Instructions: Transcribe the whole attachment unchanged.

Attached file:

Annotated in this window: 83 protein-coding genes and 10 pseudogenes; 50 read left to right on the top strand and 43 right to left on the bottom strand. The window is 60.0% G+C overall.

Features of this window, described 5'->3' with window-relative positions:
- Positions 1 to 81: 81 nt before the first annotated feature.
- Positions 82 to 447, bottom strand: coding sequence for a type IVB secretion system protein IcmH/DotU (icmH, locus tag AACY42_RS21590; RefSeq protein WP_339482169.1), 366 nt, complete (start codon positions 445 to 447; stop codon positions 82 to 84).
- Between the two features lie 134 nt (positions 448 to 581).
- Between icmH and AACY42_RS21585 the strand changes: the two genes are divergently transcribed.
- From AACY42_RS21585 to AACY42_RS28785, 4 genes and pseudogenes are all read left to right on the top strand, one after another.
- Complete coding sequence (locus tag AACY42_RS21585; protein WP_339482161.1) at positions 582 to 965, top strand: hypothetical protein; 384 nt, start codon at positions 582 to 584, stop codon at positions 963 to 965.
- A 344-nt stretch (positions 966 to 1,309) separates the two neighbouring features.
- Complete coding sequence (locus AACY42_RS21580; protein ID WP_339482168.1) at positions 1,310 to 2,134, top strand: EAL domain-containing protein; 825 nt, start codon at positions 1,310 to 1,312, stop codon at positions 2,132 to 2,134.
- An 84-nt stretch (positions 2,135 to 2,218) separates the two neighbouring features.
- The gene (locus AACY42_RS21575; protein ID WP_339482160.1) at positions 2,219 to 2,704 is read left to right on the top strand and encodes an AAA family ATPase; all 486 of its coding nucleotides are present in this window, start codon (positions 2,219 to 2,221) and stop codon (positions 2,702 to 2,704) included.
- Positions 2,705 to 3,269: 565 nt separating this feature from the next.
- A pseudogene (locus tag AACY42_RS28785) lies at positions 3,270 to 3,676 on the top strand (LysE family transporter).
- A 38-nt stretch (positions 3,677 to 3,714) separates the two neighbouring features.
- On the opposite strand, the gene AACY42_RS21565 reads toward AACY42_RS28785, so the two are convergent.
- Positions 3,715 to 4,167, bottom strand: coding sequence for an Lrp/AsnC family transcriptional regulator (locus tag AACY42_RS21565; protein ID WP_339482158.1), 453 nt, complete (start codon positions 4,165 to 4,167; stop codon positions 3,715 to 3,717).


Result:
Annotated in this window: 83 protein-coding genes and 10 pseudogenes; 50 read left to right on the top strand and 43 right to left on the bottom strand. The window is 60.0% G+C overall.

Features of this window, described 5'->3' with window-relative positions:
- Positions 1 to 81: 81 nt before the first annotated feature.
- Positions 82 to 447, bottom strand: coding sequence for a type IVB secretion system protein IcmH/DotU (icmH, locus tag AACY42_RS21590; RefSeq protein WP_339482169.1), 366 nt, complete (start codon positions 445 to 447; stop codon positions 82 to 84).
- Between the two features lie 134 nt (positions 448 to 581).
- Between icmH and AACY42_RS21585 the strand changes: the two genes are divergently transcribed.
- From AACY42_RS21585 to AACY42_RS28785, 4 genes and pseudogenes are all read left to right on the top strand, one after another.
- Complete coding sequence (locus tag AACY42_RS21585; protein WP_339482161.1) at positions 582 to 965, top strand: hypothetical protein; 384 nt, start codon at positions 582 to 584, stop codon at positions 963 to 965.
- A 344-nt stretch (positions 966 to 1,309) separates the two neighbouring features.
- Complete coding sequence (locus AACY42_RS21580; protein ID WP_339482168.1) at positions 1,310 to 2,134, top strand: EAL domain-containing protein; 825 nt, start codon at positions 1,310 to 1,312, stop codon at positions 2,132 to 2,134.
- An 84-nt stretch (positions 2,135 to 2,218) separates the two neighbouring features.
- The gene (locus AACY42_RS21575; protein ID WP_339482160.1) at positions 2,219 to 2,704 is read left to right on the top strand and encodes an AAA family ATPase; all 486 of its coding nucleotides are present in this window, start codon (positions 2,219 to 2,221) and stop codon (positions 2,702 to 2,704) included.
- Positions 2,705 to 3,269: 565 nt separating this feature from the next.
- A pseudogene (locus tag AACY42_RS28785) lies at positions 3,270 to 3,676 on the top strand (LysE family transporter).
- A 38-nt stretch (positions 3,677 to 3,714) separates the two neighbouring features.
- On the opposite strand, the gene AACY42_RS21565 reads toward AACY42_RS28785, so the two are convergent.
- Positions 3,715 to 4,167, bottom strand: coding sequence for an Lrp/AsnC family transcriptional regulator (locus tag AACY42_RS21565; protein ID WP_339482158.1), 453 nt, complete (start codon positions 4,165 to 4,167; stop codon positions 3,715 to 3,717).